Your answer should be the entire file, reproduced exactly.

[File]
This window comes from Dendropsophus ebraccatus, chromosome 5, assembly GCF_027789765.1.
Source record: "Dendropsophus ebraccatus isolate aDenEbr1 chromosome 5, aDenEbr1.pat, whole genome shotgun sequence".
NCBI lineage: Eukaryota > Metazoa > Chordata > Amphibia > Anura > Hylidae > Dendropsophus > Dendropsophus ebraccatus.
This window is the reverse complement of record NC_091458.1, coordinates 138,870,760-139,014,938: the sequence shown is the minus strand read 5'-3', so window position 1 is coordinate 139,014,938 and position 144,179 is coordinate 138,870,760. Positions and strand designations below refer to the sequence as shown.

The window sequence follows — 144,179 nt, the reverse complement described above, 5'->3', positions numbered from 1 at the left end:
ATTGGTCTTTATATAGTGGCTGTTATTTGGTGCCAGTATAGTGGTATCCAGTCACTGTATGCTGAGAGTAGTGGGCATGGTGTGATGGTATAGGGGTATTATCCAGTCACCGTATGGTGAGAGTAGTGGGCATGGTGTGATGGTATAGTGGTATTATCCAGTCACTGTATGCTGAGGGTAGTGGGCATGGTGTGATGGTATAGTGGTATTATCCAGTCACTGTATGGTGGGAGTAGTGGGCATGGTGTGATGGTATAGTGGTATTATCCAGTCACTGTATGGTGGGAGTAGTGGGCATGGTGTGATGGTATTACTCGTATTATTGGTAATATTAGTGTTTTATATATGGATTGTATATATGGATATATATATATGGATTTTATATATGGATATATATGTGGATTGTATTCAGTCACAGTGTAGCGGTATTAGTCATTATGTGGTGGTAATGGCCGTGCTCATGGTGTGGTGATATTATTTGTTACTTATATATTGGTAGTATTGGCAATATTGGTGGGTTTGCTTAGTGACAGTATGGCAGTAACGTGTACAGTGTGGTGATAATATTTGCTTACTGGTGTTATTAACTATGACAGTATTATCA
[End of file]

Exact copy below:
This window comes from Dendropsophus ebraccatus, chromosome 5, assembly GCF_027789765.1.
Source record: "Dendropsophus ebraccatus isolate aDenEbr1 chromosome 5, aDenEbr1.pat, whole genome shotgun sequence".
NCBI lineage: Eukaryota > Metazoa > Chordata > Amphibia > Anura > Hylidae > Dendropsophus > Dendropsophus ebraccatus.
This window is the reverse complement of record NC_091458.1, coordinates 138,870,760-139,014,938: the sequence shown is the minus strand read 5'-3', so window position 1 is coordinate 139,014,938 and position 144,179 is coordinate 138,870,760. Positions and strand designations below refer to the sequence as shown.

The window sequence follows — 144,179 nt, the reverse complement described above, 5'->3', positions numbered from 1 at the left end:
ATTGGTCTTTATATAGTGGCTGTTATTTGGTGCCAGTATAGTGGTATCCAGTCACTGTATGCTGAGAGTAGTGGGCATGGTGTGATGGTATAGGGGTATTATCCAGTCACCGTATGGTGAGAGTAGTGGGCATGGTGTGATGGTATAGTGGTATTATCCAGTCACTGTATGCTGAGGGTAGTGGGCATGGTGTGATGGTATAGTGGTATTATCCAGTCACTGTATGGTGGGAGTAGTGGGCATGGTGTGATGGTATAGTGGTATTATCCAGTCACTGTATGGTGGGAGTAGTGGGCATGGTGTGATGGTATTACTCGTATTATTGGTAATATTAGTGTTTTATATATGGATTGTATATATGGATATATATATATGGATTTTATATATGGATATATATGTGGATTGTATTCAGTCACAGTGTAGCGGTATTAGTCATTATGTGGTGGTAATGGCCGTGCTCATGGTGTGGTGATATTATTTGTTACTTATATATTGGTAGTATTGGCAATATTGGTGGGTTTGCTTAGTGACAGTATGGCAGTAACGTGTACAGTGTGGTGATAATATTTGCTTACTGGTGTTATTAACTATGACAGTATTATCA